Born on this day in Karnack, Texas, Claudia Alta Taylor was nicknamed Lady Bird (1912-2007) as a child. The bookish, southern belle graduated from the University of Texas with a Journalism degree and married Lyndon Johnson in 1934.
"The way you overcome shyness is to become so wrapped up in something that you forget to be afraid," she once said.
Considered a political asset who genuinely liked public life, Lady Bird helped her husband greatly as First Lady (1963-1969) calling herself "a sounding board." Her sweetness softened her husband's abrasive persona.
President Johnson often praised his compliant partner as "the most wonderful wife a man can have" and "my dearest running-mate."
Mrs. Johnson's own diplomatic take was, "I've spent 30 years learning the particular role of helper; I do not see myself as one in the front, although I do not pass lightly over my contributions."
To "sow some seeds of interest in nationwide beautification," she successfully spearheaded legislation to tear down billboards on interstate highways not zoned "commercial or industrial" and plant wildflowers along the side of the road.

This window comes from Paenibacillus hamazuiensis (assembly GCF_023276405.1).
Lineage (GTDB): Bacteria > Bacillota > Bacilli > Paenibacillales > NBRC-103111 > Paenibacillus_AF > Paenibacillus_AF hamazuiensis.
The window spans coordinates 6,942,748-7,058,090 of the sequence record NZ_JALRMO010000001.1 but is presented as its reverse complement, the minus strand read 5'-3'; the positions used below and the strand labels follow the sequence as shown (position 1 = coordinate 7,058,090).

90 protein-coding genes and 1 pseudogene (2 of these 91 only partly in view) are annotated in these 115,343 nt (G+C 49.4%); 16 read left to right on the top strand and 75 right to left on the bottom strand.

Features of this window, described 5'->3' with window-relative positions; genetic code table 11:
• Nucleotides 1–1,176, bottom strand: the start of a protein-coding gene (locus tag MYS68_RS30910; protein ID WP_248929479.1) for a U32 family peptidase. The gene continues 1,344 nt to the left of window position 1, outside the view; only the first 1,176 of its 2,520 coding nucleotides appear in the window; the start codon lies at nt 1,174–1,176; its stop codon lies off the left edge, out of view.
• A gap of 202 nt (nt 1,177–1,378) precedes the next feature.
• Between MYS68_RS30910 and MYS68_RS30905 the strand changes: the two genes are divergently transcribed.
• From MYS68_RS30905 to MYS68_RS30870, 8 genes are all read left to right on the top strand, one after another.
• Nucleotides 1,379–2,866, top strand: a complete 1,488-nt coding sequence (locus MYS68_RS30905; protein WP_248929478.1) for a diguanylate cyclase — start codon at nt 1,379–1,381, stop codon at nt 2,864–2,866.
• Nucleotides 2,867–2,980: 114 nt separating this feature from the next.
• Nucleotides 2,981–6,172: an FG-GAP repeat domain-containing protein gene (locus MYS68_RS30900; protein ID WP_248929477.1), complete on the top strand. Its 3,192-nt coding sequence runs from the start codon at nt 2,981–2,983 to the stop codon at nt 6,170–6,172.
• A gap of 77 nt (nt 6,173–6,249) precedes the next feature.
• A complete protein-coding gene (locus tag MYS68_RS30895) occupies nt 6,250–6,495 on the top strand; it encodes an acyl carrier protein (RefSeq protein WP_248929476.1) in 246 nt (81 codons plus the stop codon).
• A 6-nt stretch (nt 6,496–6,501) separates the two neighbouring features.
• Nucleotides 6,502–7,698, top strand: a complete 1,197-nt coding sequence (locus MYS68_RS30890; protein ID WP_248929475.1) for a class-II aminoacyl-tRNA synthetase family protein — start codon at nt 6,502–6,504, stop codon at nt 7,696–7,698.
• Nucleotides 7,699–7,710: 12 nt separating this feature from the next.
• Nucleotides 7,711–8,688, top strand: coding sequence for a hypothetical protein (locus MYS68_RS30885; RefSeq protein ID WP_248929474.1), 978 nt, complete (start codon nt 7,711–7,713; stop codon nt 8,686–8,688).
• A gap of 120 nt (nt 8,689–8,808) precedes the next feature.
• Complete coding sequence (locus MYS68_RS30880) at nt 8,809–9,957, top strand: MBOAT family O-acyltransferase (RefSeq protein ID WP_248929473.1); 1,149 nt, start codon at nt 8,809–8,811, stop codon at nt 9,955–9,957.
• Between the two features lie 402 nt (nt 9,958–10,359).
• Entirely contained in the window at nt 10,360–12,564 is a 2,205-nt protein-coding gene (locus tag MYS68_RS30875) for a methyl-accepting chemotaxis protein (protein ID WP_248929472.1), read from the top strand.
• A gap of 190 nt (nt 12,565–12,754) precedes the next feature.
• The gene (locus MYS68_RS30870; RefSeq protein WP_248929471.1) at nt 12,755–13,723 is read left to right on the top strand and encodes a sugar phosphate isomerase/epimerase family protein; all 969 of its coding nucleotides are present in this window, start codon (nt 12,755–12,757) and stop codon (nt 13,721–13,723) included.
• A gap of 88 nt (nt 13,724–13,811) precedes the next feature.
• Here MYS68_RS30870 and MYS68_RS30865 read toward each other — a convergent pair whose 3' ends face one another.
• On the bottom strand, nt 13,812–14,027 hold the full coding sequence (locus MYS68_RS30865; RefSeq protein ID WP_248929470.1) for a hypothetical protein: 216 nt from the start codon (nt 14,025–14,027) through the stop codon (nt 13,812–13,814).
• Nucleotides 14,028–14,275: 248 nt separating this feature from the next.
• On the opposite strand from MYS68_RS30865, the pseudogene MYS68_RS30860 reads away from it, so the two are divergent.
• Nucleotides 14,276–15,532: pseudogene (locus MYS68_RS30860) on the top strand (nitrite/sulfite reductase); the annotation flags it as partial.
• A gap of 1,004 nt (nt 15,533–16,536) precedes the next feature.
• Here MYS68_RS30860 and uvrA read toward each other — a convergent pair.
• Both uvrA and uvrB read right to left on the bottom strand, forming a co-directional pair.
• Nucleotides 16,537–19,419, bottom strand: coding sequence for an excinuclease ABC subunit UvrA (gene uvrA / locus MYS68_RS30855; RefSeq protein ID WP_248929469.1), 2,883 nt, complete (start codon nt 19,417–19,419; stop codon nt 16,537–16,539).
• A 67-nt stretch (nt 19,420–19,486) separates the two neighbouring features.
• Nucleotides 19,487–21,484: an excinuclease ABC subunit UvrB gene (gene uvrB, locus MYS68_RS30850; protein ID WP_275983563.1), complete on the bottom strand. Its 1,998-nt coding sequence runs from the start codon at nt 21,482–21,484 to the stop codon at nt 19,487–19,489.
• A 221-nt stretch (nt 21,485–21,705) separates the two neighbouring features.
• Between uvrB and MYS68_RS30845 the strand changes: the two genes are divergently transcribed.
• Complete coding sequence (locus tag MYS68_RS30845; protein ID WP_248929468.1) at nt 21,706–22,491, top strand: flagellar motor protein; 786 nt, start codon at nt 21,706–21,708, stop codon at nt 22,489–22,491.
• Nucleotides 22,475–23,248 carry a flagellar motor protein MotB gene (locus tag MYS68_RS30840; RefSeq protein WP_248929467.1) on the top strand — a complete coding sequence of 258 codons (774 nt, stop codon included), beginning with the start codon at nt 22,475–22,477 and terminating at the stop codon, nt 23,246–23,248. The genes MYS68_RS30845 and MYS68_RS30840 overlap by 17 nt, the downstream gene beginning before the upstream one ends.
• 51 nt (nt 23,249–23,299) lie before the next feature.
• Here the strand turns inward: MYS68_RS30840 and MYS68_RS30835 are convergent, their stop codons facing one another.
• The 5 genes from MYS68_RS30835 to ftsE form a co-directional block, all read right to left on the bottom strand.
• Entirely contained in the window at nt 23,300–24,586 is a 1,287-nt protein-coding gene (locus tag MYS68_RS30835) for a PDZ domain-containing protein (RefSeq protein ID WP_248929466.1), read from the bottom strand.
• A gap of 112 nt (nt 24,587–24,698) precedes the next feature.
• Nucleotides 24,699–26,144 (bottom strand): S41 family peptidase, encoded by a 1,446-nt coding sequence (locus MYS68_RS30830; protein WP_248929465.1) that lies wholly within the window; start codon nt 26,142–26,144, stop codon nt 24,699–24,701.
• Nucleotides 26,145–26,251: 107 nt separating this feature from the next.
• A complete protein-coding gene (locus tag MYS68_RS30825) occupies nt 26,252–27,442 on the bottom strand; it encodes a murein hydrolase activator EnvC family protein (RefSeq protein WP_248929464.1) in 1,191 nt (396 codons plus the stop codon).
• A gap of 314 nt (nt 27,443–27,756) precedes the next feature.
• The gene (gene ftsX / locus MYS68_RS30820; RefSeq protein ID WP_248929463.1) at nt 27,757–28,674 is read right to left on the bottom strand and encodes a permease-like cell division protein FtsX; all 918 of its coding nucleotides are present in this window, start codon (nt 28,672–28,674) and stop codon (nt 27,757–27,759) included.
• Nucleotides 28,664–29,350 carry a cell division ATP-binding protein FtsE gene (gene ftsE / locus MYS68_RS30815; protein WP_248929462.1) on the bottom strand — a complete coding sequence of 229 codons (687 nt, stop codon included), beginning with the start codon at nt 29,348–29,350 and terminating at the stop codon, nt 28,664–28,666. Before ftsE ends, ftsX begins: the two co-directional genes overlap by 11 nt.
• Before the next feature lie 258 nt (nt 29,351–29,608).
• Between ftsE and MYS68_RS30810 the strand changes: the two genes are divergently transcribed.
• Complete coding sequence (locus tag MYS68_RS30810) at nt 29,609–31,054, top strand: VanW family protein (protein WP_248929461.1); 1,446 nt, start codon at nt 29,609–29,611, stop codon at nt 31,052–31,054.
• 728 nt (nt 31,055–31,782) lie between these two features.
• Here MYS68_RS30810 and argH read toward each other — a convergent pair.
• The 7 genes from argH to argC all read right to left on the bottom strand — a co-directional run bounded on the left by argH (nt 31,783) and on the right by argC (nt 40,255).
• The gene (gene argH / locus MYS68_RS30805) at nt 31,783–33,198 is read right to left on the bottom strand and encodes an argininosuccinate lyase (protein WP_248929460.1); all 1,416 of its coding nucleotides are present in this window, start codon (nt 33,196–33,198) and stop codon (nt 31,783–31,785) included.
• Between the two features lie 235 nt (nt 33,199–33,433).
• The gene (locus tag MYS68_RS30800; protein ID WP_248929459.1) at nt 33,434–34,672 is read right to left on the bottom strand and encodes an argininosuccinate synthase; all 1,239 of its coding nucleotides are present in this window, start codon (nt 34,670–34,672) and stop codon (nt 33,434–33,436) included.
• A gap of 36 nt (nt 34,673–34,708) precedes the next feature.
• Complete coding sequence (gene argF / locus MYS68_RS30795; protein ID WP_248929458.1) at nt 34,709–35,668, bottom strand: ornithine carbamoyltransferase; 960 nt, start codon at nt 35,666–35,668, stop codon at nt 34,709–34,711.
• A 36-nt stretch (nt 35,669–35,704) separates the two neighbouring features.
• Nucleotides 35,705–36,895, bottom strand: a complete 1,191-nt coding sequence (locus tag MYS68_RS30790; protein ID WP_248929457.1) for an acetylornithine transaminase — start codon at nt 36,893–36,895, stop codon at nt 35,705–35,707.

The passionate environmentalist received the Congressional Gold Medal for The Lady Bird Johnson Wildflower Research Center, founded in 1982. In October 2002, she and her Committee for a More Beautiful Capital were selected as the first recipients of the U.S. National Arboretum's Gold Medal Award.
"Lady Bird Johnson has dedicated so much time and energy throughout her life to beautifying America," Agriculture Secretary Ann Veneman said. "To her credit, she has sustained this effort and built upon it, providing inspiration and encouraging community involvement throughout the country."
Within you can find the strength to cope.